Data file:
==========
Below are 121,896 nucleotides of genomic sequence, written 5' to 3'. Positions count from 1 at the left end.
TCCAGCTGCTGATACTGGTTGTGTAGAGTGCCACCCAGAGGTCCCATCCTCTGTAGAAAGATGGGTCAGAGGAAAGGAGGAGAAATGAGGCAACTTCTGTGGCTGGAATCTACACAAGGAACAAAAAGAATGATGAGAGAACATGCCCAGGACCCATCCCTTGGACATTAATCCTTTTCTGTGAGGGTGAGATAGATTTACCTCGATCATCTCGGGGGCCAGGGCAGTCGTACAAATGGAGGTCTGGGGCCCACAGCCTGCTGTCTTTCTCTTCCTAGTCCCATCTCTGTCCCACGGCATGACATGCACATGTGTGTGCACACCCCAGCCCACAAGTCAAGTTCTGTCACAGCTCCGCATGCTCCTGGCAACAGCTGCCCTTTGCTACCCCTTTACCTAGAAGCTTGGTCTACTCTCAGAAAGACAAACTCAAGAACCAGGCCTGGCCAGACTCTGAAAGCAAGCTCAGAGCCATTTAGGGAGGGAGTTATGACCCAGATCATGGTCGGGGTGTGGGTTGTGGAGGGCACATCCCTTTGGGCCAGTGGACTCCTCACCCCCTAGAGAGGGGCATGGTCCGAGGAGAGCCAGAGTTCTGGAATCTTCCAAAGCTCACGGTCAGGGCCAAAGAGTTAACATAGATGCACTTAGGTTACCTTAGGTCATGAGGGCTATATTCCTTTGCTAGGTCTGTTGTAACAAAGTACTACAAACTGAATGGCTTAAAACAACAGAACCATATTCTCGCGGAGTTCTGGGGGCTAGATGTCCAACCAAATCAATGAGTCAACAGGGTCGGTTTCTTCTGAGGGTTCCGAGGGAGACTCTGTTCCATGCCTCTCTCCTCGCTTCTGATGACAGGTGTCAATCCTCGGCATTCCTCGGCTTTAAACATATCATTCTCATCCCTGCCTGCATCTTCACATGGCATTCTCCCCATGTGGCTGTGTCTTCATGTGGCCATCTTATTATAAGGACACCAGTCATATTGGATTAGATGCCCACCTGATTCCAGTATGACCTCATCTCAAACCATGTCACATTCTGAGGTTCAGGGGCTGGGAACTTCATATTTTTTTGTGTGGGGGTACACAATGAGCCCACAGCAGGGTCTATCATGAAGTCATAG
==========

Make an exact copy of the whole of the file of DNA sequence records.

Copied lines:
Below are 121,896 nucleotides of genomic sequence, written 5' to 3'. Positions count from 1 at the left end.
TCCAGCTGCTGATACTGGTTGTGTAGAGTGCCACCCAGAGGTCCCATCCTCTGTAGAAAGATGGGTCAGAGGAAAGGAGGAGAAATGAGGCAACTTCTGTGGCTGGAATCTACACAAGGAACAAAAAGAATGATGAGAGAACATGCCCAGGACCCATCCCTTGGACATTAATCCTTTTCTGTGAGGGTGAGATAGATTTACCTCGATCATCTCGGGGGCCAGGGCAGTCGTACAAATGGAGGTCTGGGGCCCACAGCCTGCTGTCTTTCTCTTCCTAGTCCCATCTCTGTCCCACGGCATGACATGCACATGTGTGTGCACACCCCAGCCCACAAGTCAAGTTCTGTCACAGCTCCGCATGCTCCTGGCAACAGCTGCCCTTTGCTACCCCTTTACCTAGAAGCTTGGTCTACTCTCAGAAAGACAAACTCAAGAACCAGGCCTGGCCAGACTCTGAAAGCAAGCTCAGAGCCATTTAGGGAGGGAGTTATGACCCAGATCATGGTCGGGGTGTGGGTTGTGGAGGGCACATCCCTTTGGGCCAGTGGACTCCTCACCCCCTAGAGAGGGGCATGGTCCGAGGAGAGCCAGAGTTCTGGAATCTTCCAAAGCTCACGGTCAGGGCCAAAGAGTTAACATAGATGCACTTAGGTTACCTTAGGTCATGAGGGCTATATTCCTTTGCTAGGTCTGTTGTAACAAAGTACTACAAACTGAATGGCTTAAAACAACAGAACCATATTCTCGCGGAGTTCTGGGGGCTAGATGTCCAACCAAATCAATGAGTCAACAGGGTCGGTTTCTTCTGAGGGTTCCGAGGGAGACTCTGTTCCATGCCTCTCTCCTCGCTTCTGATGACAGGTGTCAATCCTCGGCATTCCTCGGCTTTAAACATATCATTCTCATCCCTGCCTGCATCTTCACATGGCATTCTCCCCATGTGGCTGTGTCTTCATGTGGCCATCTTATTATAAGGACACCAGTCATATTGGATTAGATGCCCACCTGATTCCAGTATGACCTCATCTCAAACCATGTCACATTCTGAGGTTCAGGGGCTGGGAACTTCATATTTTTTTGTGTGGGGGTACACAATGAGCCCACAGCAGGGTCTATCATGAAGTCATAG